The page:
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Hydrobiologia

, Volume 674, Issue 1, pp 133–156 | Cite as

Plants used in constructed wetlands with horizontal subsurface flow: a review

  • Jan Vymazal
Wetland Restoration Review Paper

Abstract

The presence of macrophytes is one of the most conspicuous features of wetlands and their presence distinguishes constructed wetlands from unplanted soil filters or lagoons. The macrophytes growing in constructed wetlands have several properties in relation to the treatment process that make them an essential component of the design. However, only several roles of macrophytes apply to constructed wetlands with horizontal subsurface flow (HF CWs). The plants used in HF CWs designed for wastewater treatment should therefore: (1) be tolerant of high organic and nutrient loadings, (2) have rich belowground organs (i.e. roots and rhizomes) in order to provide substrate for attached bacteria and oxygenation (even very limited) of areas adjacent to roots and rhizomes and (3) have high aboveground biomass for winter insulation in cold and temperate regions and for nutrient removal via harvesting. The comparison of treatment efficiency of vegetated HF CWs and unplanted filters is not unanimous but most studies have shown that systems with plants achieve higher treatment efficiency. The vegetation has mostly a positive effect, i.e. supports higher treatment efficiency, for organics and nutrients like nitrogen and phosphorus. By far the most frequently used plant around the globe is Phragmites australis (Common reed). Species of the genera Typha (latifolia, angustifolia, domingensis, orientalis and glauca) and Scirpus (e.g. lacustris, validus, californicus and acutus) spp. are other commonly used species. In many countries, and especially in the tropics and subtropics, local plants including ornamental species are used for HF CWs.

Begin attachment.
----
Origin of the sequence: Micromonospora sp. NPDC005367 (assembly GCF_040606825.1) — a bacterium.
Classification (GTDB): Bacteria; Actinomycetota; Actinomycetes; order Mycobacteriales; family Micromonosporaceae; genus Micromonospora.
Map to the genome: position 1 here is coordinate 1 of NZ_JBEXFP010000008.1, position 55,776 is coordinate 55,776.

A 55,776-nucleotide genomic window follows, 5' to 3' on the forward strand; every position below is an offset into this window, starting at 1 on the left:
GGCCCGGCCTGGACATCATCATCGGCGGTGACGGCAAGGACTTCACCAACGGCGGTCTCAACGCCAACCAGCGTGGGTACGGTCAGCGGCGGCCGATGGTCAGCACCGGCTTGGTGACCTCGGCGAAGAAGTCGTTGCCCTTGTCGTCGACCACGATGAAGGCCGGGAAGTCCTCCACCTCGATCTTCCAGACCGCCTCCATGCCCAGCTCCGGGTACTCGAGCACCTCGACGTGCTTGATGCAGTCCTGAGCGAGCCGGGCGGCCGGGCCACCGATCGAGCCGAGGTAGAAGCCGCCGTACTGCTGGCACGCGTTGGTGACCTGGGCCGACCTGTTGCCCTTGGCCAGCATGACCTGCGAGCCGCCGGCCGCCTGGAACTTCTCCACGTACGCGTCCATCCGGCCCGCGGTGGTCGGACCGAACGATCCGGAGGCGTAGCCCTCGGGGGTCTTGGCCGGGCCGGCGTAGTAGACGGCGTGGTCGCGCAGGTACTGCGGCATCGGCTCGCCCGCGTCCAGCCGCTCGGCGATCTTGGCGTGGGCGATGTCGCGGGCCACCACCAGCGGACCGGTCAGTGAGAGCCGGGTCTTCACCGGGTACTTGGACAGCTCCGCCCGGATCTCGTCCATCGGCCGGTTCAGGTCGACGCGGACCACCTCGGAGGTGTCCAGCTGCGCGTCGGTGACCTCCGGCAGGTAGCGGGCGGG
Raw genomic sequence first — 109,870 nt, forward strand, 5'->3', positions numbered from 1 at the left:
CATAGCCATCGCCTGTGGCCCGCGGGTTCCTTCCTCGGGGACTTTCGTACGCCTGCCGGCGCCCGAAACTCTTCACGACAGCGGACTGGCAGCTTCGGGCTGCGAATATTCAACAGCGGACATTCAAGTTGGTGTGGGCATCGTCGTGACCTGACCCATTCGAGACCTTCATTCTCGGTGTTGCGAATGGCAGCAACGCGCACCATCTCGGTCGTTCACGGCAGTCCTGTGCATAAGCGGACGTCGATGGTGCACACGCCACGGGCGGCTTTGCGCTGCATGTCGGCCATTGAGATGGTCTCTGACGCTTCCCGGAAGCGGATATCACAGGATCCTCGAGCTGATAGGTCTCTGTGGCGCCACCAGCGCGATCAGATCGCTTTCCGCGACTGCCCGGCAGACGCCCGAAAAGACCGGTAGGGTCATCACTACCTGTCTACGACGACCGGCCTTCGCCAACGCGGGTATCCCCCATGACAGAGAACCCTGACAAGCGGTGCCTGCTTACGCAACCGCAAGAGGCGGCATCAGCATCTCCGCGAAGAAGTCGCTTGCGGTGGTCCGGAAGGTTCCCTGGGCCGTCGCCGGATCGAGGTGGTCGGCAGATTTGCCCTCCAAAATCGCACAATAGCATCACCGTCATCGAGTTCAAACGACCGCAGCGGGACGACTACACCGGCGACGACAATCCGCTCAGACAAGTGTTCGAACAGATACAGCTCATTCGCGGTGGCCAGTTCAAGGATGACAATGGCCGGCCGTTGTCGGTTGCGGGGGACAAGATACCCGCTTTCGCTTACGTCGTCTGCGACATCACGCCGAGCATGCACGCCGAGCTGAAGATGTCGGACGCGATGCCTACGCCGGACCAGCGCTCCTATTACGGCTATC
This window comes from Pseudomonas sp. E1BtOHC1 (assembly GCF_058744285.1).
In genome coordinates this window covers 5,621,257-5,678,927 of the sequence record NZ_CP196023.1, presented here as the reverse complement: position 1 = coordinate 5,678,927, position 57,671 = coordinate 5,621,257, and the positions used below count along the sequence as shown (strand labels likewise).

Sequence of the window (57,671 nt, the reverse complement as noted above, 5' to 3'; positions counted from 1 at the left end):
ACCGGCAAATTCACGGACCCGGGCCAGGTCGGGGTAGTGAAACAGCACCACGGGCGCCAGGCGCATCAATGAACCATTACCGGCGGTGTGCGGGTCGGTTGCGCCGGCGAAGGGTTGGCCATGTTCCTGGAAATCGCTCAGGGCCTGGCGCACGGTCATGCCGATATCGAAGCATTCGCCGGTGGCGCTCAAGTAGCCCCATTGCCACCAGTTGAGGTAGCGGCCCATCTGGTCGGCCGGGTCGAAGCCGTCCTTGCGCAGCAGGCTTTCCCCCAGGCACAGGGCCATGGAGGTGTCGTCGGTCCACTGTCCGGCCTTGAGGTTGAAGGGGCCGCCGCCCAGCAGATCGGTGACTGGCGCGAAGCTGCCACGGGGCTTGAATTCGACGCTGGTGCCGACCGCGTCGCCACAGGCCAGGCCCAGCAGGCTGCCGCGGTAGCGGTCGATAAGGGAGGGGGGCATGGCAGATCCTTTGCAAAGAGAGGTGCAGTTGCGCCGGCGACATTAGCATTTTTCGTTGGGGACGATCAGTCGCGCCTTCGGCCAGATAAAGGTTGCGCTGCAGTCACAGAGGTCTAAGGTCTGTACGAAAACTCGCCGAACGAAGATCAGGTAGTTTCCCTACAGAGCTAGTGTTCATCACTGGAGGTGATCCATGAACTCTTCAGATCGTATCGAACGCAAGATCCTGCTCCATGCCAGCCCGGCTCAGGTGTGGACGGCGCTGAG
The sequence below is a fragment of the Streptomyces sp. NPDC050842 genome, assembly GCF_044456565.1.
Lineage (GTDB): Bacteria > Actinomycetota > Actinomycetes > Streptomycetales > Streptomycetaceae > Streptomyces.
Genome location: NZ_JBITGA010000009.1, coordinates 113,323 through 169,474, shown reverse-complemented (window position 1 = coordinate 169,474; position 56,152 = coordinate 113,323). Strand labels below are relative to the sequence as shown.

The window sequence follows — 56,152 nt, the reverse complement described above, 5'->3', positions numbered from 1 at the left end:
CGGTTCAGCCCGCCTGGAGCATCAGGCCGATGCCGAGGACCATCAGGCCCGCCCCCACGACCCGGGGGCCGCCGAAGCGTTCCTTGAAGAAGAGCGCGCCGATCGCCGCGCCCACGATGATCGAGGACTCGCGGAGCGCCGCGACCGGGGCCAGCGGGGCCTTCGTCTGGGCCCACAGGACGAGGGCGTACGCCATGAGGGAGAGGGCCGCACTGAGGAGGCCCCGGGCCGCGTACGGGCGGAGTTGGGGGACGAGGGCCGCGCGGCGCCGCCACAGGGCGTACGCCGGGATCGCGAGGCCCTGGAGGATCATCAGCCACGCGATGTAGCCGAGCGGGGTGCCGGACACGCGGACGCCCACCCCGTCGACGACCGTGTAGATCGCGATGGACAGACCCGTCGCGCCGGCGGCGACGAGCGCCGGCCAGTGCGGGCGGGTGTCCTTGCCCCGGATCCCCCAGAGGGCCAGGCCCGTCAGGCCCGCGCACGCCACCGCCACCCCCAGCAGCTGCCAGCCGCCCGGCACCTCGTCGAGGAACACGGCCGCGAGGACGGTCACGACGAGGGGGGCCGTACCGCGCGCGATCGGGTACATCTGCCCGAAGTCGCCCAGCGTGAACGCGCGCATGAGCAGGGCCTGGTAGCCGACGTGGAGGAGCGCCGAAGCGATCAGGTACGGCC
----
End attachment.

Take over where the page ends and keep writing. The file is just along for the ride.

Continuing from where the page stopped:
Keywords

Constructed wetlands Horizontal flow Macrophytes Phragmites australis 

Notes

Acknowledgments

The study was supported by grants No. 206/06/0058 “Monitoring of Heavy Metals and Selected Risk Elements during Wastewater Treatment in Constructed Wetlands” from the Czech Science Foundation and No. 2B06023 “Development of Mass and Energy Flows Evaluation in Selected Ecosystems” from the Ministry of Education, Youth and Sports of the Czech Republic.

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© Springer Science+Business Media B.V. 2011

Authors and Affiliations

  1. 1.Department of Landscape Ecology, Faculty of Environmental SciencesCzech University of Life Sciences in PraguePragueCzech Republic
  2. 2.ENKI, o.p.sTřeboňCzech Republic

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